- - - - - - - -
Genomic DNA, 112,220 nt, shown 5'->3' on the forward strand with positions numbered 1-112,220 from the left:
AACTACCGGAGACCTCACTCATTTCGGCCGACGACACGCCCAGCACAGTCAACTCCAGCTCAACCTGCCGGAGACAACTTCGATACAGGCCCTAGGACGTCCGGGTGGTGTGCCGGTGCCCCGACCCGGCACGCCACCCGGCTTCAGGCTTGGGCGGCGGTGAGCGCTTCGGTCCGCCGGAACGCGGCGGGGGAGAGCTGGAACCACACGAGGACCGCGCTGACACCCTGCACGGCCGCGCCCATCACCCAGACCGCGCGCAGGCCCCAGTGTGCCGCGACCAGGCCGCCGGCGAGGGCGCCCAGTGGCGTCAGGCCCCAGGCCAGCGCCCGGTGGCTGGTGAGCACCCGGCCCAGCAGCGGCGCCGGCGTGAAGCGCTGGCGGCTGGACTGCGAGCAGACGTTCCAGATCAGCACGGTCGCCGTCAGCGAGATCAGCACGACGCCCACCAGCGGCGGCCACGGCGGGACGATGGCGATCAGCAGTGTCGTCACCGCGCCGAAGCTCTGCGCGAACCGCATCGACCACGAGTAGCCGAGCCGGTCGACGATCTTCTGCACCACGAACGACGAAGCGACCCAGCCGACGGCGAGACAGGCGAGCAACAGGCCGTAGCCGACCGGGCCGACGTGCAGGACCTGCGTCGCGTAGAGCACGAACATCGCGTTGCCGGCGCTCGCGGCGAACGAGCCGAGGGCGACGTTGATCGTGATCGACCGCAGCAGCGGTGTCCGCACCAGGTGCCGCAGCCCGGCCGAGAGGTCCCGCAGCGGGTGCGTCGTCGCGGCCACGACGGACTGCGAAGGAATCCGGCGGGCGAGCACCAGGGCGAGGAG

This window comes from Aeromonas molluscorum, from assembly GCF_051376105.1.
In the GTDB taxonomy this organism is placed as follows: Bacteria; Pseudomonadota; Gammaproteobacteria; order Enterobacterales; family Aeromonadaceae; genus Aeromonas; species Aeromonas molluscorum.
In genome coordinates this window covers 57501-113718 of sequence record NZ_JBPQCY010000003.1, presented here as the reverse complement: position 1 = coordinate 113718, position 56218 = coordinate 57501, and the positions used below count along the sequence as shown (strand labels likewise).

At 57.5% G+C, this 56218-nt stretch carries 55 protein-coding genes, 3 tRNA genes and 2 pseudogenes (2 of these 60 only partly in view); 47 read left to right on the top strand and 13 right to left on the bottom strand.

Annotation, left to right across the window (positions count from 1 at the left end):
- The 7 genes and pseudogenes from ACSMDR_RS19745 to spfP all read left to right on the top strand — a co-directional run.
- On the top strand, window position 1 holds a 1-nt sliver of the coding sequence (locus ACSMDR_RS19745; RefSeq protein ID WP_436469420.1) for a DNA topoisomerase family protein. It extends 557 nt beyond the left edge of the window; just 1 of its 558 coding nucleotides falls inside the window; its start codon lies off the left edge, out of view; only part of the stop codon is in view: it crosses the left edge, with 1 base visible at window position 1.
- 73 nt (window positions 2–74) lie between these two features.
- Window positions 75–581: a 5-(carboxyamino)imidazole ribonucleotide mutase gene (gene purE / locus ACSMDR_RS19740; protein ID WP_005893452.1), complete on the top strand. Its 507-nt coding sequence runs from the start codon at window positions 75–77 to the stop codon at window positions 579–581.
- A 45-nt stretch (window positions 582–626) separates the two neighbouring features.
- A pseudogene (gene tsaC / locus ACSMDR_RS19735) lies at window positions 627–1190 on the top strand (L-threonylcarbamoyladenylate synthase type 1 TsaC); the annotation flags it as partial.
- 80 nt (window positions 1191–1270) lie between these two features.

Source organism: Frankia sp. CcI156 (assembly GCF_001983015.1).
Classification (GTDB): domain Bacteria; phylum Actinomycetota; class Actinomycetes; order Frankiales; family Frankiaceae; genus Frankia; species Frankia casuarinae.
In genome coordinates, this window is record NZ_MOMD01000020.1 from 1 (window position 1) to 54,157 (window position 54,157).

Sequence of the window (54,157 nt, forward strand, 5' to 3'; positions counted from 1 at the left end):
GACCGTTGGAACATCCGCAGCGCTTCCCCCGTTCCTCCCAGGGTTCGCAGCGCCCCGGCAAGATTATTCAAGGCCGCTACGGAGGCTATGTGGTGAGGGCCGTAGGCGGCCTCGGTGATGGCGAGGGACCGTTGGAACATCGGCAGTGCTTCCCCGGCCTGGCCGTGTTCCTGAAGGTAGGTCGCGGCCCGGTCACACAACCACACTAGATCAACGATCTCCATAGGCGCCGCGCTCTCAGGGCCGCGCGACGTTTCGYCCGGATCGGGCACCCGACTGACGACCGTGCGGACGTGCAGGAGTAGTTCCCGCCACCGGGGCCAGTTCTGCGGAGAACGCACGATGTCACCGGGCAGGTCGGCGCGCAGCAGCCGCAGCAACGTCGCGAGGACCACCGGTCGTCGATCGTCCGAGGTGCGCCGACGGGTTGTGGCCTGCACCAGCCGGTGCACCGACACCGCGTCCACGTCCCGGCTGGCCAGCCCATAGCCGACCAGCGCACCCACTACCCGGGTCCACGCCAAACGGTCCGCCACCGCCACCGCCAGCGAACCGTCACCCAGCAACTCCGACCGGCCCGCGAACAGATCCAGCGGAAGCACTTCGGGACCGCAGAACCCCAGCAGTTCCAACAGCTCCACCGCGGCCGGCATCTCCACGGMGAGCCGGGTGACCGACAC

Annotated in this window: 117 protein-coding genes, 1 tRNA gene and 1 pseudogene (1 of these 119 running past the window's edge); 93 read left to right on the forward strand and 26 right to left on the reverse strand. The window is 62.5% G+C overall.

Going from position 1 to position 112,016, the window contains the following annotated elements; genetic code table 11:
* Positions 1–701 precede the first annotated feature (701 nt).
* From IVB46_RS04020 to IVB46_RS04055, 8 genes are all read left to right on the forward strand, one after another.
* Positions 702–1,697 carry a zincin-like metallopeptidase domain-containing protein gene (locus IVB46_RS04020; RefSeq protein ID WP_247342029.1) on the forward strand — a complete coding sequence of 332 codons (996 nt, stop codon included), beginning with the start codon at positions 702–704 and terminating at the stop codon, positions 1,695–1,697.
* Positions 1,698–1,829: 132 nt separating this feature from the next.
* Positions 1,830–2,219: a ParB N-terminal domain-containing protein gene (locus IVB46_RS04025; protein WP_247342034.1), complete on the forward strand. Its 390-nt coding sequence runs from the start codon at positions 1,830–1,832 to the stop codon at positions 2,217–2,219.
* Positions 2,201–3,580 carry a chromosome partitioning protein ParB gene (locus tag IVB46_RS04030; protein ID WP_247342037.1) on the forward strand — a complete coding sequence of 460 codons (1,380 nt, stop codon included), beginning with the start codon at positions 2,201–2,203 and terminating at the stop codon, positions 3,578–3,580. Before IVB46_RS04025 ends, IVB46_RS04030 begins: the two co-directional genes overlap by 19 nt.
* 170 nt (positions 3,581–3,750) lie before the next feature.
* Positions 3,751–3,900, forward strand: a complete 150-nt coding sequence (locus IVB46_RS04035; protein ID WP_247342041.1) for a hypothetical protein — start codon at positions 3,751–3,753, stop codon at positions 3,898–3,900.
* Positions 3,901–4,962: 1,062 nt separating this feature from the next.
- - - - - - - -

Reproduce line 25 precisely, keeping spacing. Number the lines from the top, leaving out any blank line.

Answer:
* Positions 1,698–1,829: 132 nt separating this feature from the next.